Obama budget has $148B for research

Energy, biomedical and health R&D included

President Barack Obama’s proposed fiscal 2010 budget would spend $148 billion for scientific research and development across all federal agencies, his top science adviser told the House Science and Technology Committee.

That represents an increase of $555 million, or 0.4 percent, over the 2009 enacted amount, John Holdren, director of the White House Office of Science and Technology Policy, told the committee May 14.

That figure does not include the $21.5 billion for research funding in the recent economic stimulus law.

The Obama administration aims to increase R&D spending to 3 percent of the national gross domestic product, up from 2.6 percent currently.

Research priorities for fiscal 2010 are basic science at the National Science Foundation, National Institute of Standards and Technology, and the Energy Department's Office of Science; clean energy, biomedical, health, safety and security, Holdren said.

At a hearing, Holdren discussed plans for an independent review of U.S. human space flight activities conducted by a panel of experts led by Norman Augustine, former chief executive of Lockheed Martin Corp.

The science panel has been promoting legislation to increase research and development. On May 12, the House passed H.R. 2020, the Networking and Information Technology Research and Development Act of 2009, by a voice vote. The bill seeks to strengthen interagency planning and coordination for R&D across the federal government, including large-scale interdisciplinary research.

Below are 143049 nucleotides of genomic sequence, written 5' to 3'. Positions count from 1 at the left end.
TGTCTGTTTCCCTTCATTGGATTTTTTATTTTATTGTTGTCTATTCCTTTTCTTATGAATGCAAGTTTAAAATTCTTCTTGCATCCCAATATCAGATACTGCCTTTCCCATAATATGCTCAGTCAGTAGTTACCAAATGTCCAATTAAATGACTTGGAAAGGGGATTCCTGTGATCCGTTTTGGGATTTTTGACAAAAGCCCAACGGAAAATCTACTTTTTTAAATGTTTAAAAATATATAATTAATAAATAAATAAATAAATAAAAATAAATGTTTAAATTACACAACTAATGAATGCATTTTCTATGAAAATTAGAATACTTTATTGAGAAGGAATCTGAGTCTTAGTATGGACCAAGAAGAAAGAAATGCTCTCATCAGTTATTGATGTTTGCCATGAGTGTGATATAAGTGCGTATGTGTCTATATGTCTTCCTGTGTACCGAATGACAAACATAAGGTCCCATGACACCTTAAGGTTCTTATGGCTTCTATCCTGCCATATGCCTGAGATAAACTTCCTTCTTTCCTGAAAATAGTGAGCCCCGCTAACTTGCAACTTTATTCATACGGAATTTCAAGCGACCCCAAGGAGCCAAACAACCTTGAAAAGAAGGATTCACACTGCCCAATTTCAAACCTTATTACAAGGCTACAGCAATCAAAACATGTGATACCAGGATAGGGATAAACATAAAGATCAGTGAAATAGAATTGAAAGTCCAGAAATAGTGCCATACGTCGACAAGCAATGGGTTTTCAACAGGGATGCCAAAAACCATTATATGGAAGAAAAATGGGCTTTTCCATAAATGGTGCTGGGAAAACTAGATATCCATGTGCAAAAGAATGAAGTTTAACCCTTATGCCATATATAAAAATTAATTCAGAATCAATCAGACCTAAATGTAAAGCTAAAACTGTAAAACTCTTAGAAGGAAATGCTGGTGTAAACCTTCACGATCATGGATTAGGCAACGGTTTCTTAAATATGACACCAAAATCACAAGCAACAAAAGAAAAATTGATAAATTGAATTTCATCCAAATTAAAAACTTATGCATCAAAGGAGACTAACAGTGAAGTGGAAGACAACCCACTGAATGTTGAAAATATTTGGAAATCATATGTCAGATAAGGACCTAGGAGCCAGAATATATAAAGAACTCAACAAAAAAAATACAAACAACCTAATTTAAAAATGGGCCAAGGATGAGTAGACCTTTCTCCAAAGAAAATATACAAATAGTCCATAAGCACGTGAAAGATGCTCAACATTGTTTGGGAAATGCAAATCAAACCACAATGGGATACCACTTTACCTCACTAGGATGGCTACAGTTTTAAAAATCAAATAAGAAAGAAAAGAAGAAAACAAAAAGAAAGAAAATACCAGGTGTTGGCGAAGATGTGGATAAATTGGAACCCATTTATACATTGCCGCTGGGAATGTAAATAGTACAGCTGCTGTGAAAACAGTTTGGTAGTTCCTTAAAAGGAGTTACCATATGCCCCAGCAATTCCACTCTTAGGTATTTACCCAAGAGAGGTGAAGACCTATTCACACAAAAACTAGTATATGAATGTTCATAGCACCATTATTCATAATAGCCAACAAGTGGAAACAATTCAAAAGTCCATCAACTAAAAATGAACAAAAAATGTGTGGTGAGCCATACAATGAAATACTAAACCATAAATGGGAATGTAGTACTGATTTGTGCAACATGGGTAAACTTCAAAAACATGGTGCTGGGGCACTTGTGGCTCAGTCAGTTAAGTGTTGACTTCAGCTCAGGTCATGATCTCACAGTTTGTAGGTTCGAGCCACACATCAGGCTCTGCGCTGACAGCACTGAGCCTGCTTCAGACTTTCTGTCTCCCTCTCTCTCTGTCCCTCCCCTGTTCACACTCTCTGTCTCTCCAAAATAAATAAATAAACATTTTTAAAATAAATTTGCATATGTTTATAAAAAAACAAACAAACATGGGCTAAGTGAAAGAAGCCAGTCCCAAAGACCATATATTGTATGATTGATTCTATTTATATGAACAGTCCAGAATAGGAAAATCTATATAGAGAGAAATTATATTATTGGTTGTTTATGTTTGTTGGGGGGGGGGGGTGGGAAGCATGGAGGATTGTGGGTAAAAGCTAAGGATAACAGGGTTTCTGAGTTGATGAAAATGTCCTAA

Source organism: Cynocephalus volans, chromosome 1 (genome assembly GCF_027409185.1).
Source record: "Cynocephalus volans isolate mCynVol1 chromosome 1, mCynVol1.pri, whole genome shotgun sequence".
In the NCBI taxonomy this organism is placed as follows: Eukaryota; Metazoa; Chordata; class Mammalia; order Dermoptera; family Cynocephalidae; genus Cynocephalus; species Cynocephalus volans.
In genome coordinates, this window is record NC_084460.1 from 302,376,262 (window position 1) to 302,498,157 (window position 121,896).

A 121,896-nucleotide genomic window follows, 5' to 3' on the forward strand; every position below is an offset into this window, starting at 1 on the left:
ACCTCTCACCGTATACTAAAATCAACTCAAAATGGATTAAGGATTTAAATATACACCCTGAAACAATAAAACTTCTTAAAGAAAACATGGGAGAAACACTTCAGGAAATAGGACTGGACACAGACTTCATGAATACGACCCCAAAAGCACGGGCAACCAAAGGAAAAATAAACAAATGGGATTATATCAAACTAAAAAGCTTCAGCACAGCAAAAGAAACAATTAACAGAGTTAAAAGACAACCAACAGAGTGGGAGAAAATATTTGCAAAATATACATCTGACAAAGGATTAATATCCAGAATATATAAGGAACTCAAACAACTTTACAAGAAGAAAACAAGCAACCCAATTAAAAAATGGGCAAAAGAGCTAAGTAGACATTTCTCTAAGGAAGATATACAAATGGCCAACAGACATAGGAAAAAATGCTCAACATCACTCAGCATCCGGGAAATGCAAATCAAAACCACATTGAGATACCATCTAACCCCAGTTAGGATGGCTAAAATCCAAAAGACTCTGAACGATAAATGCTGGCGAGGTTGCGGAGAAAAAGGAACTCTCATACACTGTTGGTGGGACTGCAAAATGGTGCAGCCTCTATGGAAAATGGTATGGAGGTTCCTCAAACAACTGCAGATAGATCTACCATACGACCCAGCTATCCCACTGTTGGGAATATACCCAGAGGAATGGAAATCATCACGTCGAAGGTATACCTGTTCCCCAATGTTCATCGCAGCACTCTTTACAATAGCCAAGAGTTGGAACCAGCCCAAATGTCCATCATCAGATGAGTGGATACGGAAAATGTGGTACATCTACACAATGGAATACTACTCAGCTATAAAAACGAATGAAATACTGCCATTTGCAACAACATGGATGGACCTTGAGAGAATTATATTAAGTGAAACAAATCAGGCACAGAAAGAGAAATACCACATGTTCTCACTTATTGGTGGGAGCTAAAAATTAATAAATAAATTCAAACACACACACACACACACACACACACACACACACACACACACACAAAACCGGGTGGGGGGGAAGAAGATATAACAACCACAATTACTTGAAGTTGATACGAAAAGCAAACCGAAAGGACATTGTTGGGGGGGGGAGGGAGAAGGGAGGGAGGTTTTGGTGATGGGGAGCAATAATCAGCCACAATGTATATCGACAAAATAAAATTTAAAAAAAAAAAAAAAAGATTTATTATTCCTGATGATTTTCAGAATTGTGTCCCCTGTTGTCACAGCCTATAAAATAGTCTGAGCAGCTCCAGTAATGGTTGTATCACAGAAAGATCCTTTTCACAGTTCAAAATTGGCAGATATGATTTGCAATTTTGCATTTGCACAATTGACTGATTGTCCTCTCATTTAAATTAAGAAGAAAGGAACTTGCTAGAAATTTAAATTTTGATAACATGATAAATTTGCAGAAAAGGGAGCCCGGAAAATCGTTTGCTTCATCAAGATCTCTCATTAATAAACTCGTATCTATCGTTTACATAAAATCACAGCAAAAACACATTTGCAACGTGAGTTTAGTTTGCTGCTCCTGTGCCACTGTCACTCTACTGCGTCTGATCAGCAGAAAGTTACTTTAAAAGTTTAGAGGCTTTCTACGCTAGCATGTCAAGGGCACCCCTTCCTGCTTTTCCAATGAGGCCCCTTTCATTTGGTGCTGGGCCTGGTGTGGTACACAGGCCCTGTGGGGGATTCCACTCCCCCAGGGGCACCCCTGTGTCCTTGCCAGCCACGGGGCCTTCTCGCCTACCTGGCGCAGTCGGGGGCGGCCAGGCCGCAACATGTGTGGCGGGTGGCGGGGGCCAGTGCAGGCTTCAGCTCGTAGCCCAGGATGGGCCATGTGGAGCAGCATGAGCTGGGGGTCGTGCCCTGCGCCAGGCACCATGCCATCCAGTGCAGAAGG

H.R. 2020 would also promote partnerships between the federal government, academia and industry to foster technology transfer, and creates a task force for cybersecurity R&D.

The legislation was endorsed by IBM, the Association for Computing Machinery, the Computing Research Association, Institute of Electrical and Electronics Engineers Inc., and the Society for Industrial and Applied Mathematics.

About the Author

Alice Lipowicz is a staff writer covering government 2.0, homeland security and other IT policies for Federal Computer Week.

Featured

  • Cybersecurity

    DHS floats 'collective defense' model for cybersecurity

    Homeland Security Secretary Kirstjen Nielsen wants her department to have a more direct role in defending the private sector and critical infrastructure entities from cyberthreats.

  • Defense
    Defense Secretary James Mattis testifies at an April 12 hearing of the House Armed Services Committee.

    Mattis: Cloud deal not tailored for Amazon

    On Capitol Hill, Defense Secretary Jim Mattis sought to quell "rumors" that the Pentagon's planned single-award cloud acquisition was designed with Amazon Web Services in mind.

  • Census
    shutterstock image

    2020 Census to include citizenship question

    The Department of Commerce is breaking with recent practice and restoring a question about respondent citizenship last used in 1950, despite being urged not to by former Census directors and outside experts.

Stay Connected

FCW Update

Sign up for our newsletter.

I agree to this site's Privacy Policy.